"I do not accept the idea that the adjudicator's decision might be of some use to the liquidator because it could somehow stand as a reduced proof amount (under Rule 14.11), or an estimate, or as some sort of assessment of the claim and cross-claim. The result of an adjudication is not the liquidator's best estimate of the value of a claim, but a sum found due by an adjudicator at a particular date, often based on the operation of the contractual payment provisions and the employer's failure to operate those provisions correctly. That may be far removed from the referring party's overall entitlement to recover, and the result would not be any kind of estimate or assessment of the parties' mutual debts…" and, "In any event, this would require the responding party to participate in the adjudication and incur the costs of mounting its own cross-claim, just so that the liquidator can see what a net, non-binding result might look like. In circumstances where the liquidator would be unlikely to use litigation or arbitration for this exercise, because of the costs exposure, and/or in circumstances where the responding party would otherwise let its cross-claim lie because of the claiming party's insolvency, it would be an abuse of the cost-neutral adjudication regime to use it as a cheap assessment service, knowing that enforcement could never happen."

In such circumstances, the injunction to prevent the adjudication from proceeding and to curtail further legal costs and court time being incurred was justified.

Primus: a company in a CVA

In this case, Primus was engaged by Cannon to design and build a hotel. In dispute over a payment notice, Cannon terminated the contract and Primus left the site. Each party accused the other of breach of contract, creating a cross-claim scenario similar to Bresco.  Four adjudications followed.

The second of these adjudications found Cannon in repudiatory breach of contract. Primus subsequently obtained a freezing order in the TCC worth up to £750,000 against Cannon. 

A few months later, Primus entered into a CVA. A CVA is a voluntary agreement entered into between the struggling company and its creditors relating to repayment of debts. It is a "rescue" mechanism which allows the company to continue trading, and unlike liquidation or administration it is regulated less formally. CVAs entail putting a proposal to creditors which typically contain provisions for a similar set-off procedure as liquidation, with the evaluation of claims and cross-claims being undertaken by the supervisor of the CVA.  Here, there was a strong likelihood that the CVA would be successful. 

Whilst still in its CVA, Primus was awarded in the fourth adjudication damages payable by Cannon totaling £2,128,000 plus interest. The adjudicator wholly rejected Cannon's cross-claim. Primus commenced enforcement proceedings in the TCC. Cannon both contested the adjudicator's jurisdiction and sought a stay of enforcement. The TCC dismissed Cannon's unspecific reservations of rights to contest the adjudicator's jurisdiction and enforced the award, then assessed whether a stay of execution was appropriate. It applied the well-established principles enunciated by Coulson J (as he then was) in Wimbledon Construction Company 2000 Limited v Vago [2005] EWHC 1086, which the courts use where insolvency is alleged rather than proven in court by way of winding-up, bankruptcy or administration hearings. It denied a stay of enforcement, considering that Primus' insolvency was due in no small part to Cannon's failure to pay for Primus' services under the contract. 

Cannon appealed, including running a new jurisdictional objection based on Primus being in a CVA, but also re-stating its arguments about a stay. However, the CA agreed with the TCC's decision. In the combined decision, the CA again dismissed Cannon's jurisdictional objection, which was too both too late and a poor one. On the question of the stay, it held that while Primus' CVA was relevant in deciding whether to grant the stay, Cannon's failure to pay was the principal cause of Primus' financial situation, so no stay of execution was merited. On the contrary, the CVA could be helped by the enforcement of the order to pay the adjudication award sooner rather than later.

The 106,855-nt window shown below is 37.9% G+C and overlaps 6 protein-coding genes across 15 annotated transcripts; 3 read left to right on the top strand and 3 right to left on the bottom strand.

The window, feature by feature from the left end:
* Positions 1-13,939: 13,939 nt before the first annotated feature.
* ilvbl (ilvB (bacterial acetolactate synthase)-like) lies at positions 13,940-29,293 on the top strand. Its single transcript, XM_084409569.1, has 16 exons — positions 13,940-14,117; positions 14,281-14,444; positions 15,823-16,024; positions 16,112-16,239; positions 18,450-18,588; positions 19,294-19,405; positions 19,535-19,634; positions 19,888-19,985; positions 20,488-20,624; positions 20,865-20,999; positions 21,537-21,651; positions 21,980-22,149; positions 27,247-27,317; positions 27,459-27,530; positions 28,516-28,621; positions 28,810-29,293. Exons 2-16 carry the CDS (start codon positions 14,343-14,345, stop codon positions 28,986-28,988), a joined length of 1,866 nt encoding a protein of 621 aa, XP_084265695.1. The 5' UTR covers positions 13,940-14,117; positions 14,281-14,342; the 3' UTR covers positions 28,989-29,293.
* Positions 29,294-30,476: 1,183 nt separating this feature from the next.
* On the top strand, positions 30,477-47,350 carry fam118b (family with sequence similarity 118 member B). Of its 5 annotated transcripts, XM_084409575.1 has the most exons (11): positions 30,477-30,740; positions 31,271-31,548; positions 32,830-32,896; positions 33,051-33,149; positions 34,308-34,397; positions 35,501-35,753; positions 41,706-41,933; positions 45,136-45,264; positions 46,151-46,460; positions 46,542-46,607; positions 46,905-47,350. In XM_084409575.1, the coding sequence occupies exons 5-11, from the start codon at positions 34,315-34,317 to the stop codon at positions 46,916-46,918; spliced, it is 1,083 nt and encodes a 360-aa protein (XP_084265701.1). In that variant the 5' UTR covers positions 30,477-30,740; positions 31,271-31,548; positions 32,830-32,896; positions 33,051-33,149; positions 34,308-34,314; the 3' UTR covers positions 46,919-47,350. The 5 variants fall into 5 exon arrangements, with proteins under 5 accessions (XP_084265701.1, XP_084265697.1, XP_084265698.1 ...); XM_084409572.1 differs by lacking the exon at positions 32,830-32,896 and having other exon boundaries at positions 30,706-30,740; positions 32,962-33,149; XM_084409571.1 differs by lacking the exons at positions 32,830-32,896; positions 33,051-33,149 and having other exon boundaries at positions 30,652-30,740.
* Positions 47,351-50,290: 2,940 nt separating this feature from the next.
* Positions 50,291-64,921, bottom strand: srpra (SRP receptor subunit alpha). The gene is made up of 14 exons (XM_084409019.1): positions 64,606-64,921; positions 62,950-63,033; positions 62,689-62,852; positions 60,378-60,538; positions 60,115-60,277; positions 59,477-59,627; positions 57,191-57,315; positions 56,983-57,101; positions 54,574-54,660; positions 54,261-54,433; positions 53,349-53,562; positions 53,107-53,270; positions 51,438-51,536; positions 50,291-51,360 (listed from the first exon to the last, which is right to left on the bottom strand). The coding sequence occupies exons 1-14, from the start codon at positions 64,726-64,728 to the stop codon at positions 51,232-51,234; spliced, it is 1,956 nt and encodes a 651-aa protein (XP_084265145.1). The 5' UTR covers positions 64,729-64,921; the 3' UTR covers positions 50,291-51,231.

What does this mean for your business?

This judgment demonstrates that the courts will distinguish between companies in insolvent liquidation and companies in corporate rescue arrangements (such as CVAs). 

The CA did not say that a company in insolvent liquidation could not refer a dispute to adjudication. However, it emphasised that where a genuine cross-claim exists on the part of the creditor, that creditor may well be granted an injunction against the adjudication continuing (if it applies for one). This certainly restricts the likelihood of liquidators obtaining an enforceable adjudication decision, as cross-claims are common in the construction sector. However, it should be remembered that, firstly, Londsdale's cross-claim had been aired very early (indeed it was Lonsdale's claim on the liquidation which caused Bresco's liquidator to make the referral to adjudication) and secondly, an injunction is, like the decision to stay enforcement, a discretionary remedy. While Coulson LJ's observations about 'Utility' are clearly correct where the cross-claim is not fanciful, which supports the grant of an injunction, that will not always be the case.  Now the CA has re-stated adjudicators' jurisdiction to hear referrals from liquidators, the insolvency vs. adjudication debate will continue. 

On the other hand, it appears that the courts will be more accommodating to a company in a CVA wishing to enforce an adjudicator's award. This is particularly true where the payer's failure to pay has exacerbated the payee's financial situation, and the payee company has a genuine chance of trading out of that situation as a result of the CVA.  A payee being in a CVA is less prejudicial to a payer's future ability to recover the sums paid pursuant to an adjudicator's award than a payee which is in liquidation.

In practical terms, if you believe you have a counter-claim, the sooner you prepare it properly and deploy it against an opponent who is or is likely to be insolvent, the greater your ability to obtain a stay of enforcement of any subsequent adjudicator's award.  

If you require advice in relation to adjudication proceedings, or for any construction related query, please contact Chris Hoar or Alan Tate.